He’s a tall, lanky prospect who will need to add weight (290 lbs.) to hold up in the NFL. Despite being undersized, he’s an exceptional athlete with great lateral quickness. He was outstanding at setting the edge, and was rarely beaten by fast edge rushers. He has great footwork, and his hips remain loose throughout his blocks. He showed his athleticism in his impressive tape against Clemson. Garcia is most impressive at some of the challenging angles he successfully blocks edge rushers. He has impressive upper body strength that allows him to match many bull-rushing defenders, but he grabs and holds when beaten. He’ll need to add lower body strength to match developed NFL edge rushers. Must keep his pad level lower, and keep his base squared. He tends to open his hips too early on the outside in pass protection, putting himself at a disadvantage. He’ll need to work on his timing with punching, and avoid lunging when beaten.

If he can add bulk, he’s a decent prospect for the Dolphins. He may even be able to play guard if coached well.

3. Garett Bolles, Utah: Bolles is one of the few bright spots of the offensive tackle draft class.

He’s not going to overwhelm you with power, especially in his lower half, but he has elite athleticism. He has the best footwork out of any tackle in the draft, and can reach any blocking angle possible. He does an excellent job using his lateral quickness to block backside or play-side defenders in the run game. Despite not having a fully filled frame, he loves to get physical and put defenders on their backs. He does a nice job of keeping himself balanced in pass protection, forcing the defender to stay squared. He needs to make sure his pad level stays low – especially against powerful edge rushers. He needs to sink his hips more consistently, and trust in his core power against speed-to-power. You can tell when he panics – leaning forward into his blocks with less power than usual.

He’ll have to add weight and get stronger to reach his full potential, but if he does so, there’s no telling what his ceiling could be.

2. Cam Robinson, Alabama: Robinson is a head-scratcher who hasn’t fully put it all together yet.

He has a well-proportioned frame, combining strength and speed in his blocking. He showed flashes of violently jolting defenders back with a powerful initial push. He reaches the second level with an easy transition, showing nice footwork when doing so. He possesses good initial quickness to effectively pull-block. He opens up good holes when using power-running inside. He uses good footwork when mirroring edge rushers and is always looking to finish the play, viciously. Robinson lacks bend and ducks his head in run blocking, occasionally losing sight of his assignment. He occasionally fails to sustain his block, and needs to improve on angle blocking. He can match edge rushers who are fast or powerful, but struggles with the ones who have both traits. His balance needs to improve to avoid being put on his back as often as he was.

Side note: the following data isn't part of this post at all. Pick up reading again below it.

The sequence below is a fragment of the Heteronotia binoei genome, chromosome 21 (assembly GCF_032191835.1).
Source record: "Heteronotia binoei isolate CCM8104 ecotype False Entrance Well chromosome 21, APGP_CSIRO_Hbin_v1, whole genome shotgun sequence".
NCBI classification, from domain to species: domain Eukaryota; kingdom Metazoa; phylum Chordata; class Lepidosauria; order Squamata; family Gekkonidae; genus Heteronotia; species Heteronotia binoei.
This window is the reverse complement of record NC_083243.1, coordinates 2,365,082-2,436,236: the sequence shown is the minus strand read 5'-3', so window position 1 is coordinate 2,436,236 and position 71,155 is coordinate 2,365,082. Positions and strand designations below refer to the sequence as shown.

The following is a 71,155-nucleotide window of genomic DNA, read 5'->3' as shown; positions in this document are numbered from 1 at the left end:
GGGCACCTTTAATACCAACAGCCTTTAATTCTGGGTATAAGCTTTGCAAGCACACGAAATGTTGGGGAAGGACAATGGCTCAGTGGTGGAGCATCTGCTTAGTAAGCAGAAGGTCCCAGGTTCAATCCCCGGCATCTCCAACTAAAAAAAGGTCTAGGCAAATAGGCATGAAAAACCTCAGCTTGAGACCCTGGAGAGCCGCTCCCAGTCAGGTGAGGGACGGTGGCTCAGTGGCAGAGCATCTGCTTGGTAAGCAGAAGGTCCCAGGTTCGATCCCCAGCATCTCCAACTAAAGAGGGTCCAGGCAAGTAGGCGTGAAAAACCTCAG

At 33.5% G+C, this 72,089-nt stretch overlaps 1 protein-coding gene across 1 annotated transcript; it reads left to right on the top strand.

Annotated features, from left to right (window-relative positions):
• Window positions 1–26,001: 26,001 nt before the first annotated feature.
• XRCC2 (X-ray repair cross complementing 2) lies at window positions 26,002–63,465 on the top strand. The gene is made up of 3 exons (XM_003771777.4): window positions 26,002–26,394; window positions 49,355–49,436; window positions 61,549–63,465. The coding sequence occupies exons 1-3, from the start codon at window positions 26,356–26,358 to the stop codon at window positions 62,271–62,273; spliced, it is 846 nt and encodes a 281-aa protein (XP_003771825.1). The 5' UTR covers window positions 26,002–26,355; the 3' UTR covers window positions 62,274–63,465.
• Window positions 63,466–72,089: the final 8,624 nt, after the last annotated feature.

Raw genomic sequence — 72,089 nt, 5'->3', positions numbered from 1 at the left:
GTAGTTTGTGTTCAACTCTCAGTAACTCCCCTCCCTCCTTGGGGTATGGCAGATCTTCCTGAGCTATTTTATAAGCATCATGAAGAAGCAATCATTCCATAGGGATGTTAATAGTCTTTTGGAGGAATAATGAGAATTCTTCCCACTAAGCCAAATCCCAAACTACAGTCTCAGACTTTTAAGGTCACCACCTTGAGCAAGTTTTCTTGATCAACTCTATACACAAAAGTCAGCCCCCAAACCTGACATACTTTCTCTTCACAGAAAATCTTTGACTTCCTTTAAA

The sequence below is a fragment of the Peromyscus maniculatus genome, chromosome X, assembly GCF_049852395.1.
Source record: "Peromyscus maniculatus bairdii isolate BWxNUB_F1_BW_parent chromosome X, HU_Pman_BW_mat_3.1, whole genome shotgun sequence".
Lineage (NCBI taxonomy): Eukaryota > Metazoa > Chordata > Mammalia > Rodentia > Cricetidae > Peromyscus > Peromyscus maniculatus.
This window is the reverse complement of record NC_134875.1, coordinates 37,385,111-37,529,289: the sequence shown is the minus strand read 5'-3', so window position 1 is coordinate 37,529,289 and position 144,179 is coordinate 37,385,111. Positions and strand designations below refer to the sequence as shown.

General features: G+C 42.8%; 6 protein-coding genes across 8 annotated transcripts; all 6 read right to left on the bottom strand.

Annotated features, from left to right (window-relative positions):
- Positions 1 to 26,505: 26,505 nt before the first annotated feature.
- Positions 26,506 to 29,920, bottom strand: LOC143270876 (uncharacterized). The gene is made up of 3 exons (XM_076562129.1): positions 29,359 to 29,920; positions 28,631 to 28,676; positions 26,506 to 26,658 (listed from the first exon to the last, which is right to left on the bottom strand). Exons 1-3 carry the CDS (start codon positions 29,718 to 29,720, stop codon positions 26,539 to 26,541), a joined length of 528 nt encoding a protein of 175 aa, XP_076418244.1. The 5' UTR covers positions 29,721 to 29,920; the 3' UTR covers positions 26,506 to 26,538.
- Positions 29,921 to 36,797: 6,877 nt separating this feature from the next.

He takes the edge rusher out of the play here:

He needs to be polished – he wouldn’t be a first-round pick in last year’s draft – but he has the tools to be a good tackle in the NFL. He would be a reach at the 22nd pick for the Dolphins – similar to when Ja’Wuan James was reached for.

1. Ryan Ramczyk, Wisconsin: Ramczyk is the only tackle out of the group that should be a first-round pick.

He’s well-built at 6 feet 6 inches tall, 314 pounds; matching up well with most edge rushers throughout his college career. He explodes off the line of scrimmage, driving through defenders in a technically-sound way. He has good athleticism, balance and strength in his blocks, using good pace from the snap. Ramczyk rarely abandons his technique, keeping his head back and pad level squared. He had impressive efforts in pass protection against elite edge rushers, adjusting well to any moves thrown at him.

He mirrors Taco Charlton here:

Edge rushers with length could be a problem for him, since he lacks length. Despite his good technique, he needs to play looser at times – especially in pass protection. Ramczyk isn’t the fastest guy, but has enough speed to solidify the edge. He isn’t an elite talent, but he can be counted on to be a key piece to a team’s offensive line.

Depending on what Miami does with Laremy Tunsil – he’s expected to move to tackle in the near future – selecting an offensive tackle may not make as much sense as selecting an offensive guard. Regardless of their plan, Ramczyk is the only tackle in this draft that would be a justifiable first-round pick, and an immediate upgrade to Miami’s offensive line.